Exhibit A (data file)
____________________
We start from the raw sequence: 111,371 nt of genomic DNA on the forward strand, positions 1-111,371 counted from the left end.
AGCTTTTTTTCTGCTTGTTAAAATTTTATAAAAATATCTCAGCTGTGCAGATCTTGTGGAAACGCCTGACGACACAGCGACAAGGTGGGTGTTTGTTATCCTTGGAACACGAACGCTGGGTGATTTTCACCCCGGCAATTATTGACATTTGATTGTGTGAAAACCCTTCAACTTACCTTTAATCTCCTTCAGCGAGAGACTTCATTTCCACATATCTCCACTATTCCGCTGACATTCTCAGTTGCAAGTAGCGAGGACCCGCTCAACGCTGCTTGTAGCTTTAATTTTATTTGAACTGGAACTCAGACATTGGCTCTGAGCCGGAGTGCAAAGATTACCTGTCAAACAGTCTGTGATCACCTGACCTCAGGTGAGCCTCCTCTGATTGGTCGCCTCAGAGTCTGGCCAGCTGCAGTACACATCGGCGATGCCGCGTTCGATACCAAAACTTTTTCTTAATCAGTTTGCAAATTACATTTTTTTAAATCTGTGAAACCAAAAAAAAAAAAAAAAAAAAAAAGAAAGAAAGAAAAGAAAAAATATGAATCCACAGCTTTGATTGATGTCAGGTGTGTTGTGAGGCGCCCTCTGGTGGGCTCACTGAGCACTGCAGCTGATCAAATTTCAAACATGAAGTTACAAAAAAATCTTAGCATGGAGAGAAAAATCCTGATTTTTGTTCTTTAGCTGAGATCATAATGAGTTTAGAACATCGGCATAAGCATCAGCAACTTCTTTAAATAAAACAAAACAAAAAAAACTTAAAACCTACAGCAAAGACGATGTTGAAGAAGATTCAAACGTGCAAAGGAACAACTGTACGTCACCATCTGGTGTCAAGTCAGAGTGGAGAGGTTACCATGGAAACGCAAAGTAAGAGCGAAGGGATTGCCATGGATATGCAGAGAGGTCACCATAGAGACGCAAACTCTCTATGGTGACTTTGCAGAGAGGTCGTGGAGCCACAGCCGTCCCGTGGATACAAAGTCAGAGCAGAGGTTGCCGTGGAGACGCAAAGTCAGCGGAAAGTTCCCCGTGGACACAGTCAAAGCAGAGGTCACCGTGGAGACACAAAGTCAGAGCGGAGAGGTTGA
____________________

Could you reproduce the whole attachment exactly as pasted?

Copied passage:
We start from the raw sequence: 111,371 nt of genomic DNA on the forward strand, positions 1-111,371 counted from the left end.
AGCTTTTTTTCTGCTTGTTAAAATTTTATAAAAATATCTCAGCTGTGCAGATCTTGTGGAAACGCCTGACGACACAGCGACAAGGTGGGTGTTTGTTATCCTTGGAACACGAACGCTGGGTGATTTTCACCCCGGCAATTATTGACATTTGATTGTGTGAAAACCCTTCAACTTACCTTTAATCTCCTTCAGCGAGAGACTTCATTTCCACATATCTCCACTATTCCGCTGACATTCTCAGTTGCAAGTAGCGAGGACCCGCTCAACGCTGCTTGTAGCTTTAATTTTATTTGAACTGGAACTCAGACATTGGCTCTGAGCCGGAGTGCAAAGATTACCTGTCAAACAGTCTGTGATCACCTGACCTCAGGTGAGCCTCCTCTGATTGGTCGCCTCAGAGTCTGGCCAGCTGCAGTACACATCGGCGATGCCGCGTTCGATACCAAAACTTTTTCTTAATCAGTTTGCAAATTACATTTTTTTAAATCTGTGAAACCAAAAAAAAAAAAAAAAAAAAAAAGAAAGAAAGAAAAGAAAAAATATGAATCCACAGCTTTGATTGATGTCAGGTGTGTTGTGAGGCGCCCTCTGGTGGGCTCACTGAGCACTGCAGCTGATCAAATTTCAAACATGAAGTTACAAAAAAATCTTAGCATGGAGAGAAAAATCCTGATTTTTGTTCTTTAGCTGAGATCATAATGAGTTTAGAACATCGGCATAAGCATCAGCAACTTCTTTAAATAAAACAAAACAAAAAAAACTTAAAACCTACAGCAAAGACGATGTTGAAGAAGATTCAAACGTGCAAAGGAACAACTGTACGTCACCATCTGGTGTCAAGTCAGAGTGGAGAGGTTACCATGGAAACGCAAAGTAAGAGCGAAGGGATTGCCATGGATATGCAGAGAGGTCACCATAGAGACGCAAACTCTCTATGGTGACTTTGCAGAGAGGTCGTGGAGCCACAGCCGTCCCGTGGATACAAAGTCAGAGCAGAGGTTGCCGTGGAGACGCAAAGTCAGCGGAAAGTTCCCCGTGGACACAGTCAAAGCAGAGGTCACCGTGGAGACACAAAGTCAGAGCGGAGAGGTTGA